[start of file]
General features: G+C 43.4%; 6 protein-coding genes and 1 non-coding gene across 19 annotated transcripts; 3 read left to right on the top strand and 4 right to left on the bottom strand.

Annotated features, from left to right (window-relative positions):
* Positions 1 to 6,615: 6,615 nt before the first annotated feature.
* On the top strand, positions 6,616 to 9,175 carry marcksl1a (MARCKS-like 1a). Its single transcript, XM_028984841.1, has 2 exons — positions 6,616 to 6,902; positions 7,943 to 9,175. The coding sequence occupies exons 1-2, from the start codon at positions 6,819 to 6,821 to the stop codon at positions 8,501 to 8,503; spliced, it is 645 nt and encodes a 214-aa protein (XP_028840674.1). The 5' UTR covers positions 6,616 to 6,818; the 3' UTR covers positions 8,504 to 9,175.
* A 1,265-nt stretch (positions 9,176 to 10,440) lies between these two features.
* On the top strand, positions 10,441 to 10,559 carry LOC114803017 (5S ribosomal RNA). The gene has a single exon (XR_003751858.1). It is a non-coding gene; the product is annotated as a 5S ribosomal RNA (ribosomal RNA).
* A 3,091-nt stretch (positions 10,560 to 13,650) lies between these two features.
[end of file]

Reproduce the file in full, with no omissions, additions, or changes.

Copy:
General features: G+C 43.4%; 6 protein-coding genes and 1 non-coding gene across 19 annotated transcripts; 3 read left to right on the top strand and 4 right to left on the bottom strand.

Annotated features, from left to right (window-relative positions):
* Positions 1 to 6,615: 6,615 nt before the first annotated feature.
* On the top strand, positions 6,616 to 9,175 carry marcksl1a (MARCKS-like 1a). Its single transcript, XM_028984841.1, has 2 exons — positions 6,616 to 6,902; positions 7,943 to 9,175. The coding sequence occupies exons 1-2, from the start codon at positions 6,819 to 6,821 to the stop codon at positions 8,501 to 8,503; spliced, it is 645 nt and encodes a 214-aa protein (XP_028840674.1). The 5' UTR covers positions 6,616 to 6,818; the 3' UTR covers positions 8,504 to 9,175.
* A 1,265-nt stretch (positions 9,176 to 10,440) lies between these two features.
* On the top strand, positions 10,441 to 10,559 carry LOC114803017 (5S ribosomal RNA). The gene has a single exon (XR_003751858.1). It is a non-coding gene; the product is annotated as a 5S ribosomal RNA (ribosomal RNA).
* A 3,091-nt stretch (positions 10,560 to 13,650) lies between these two features.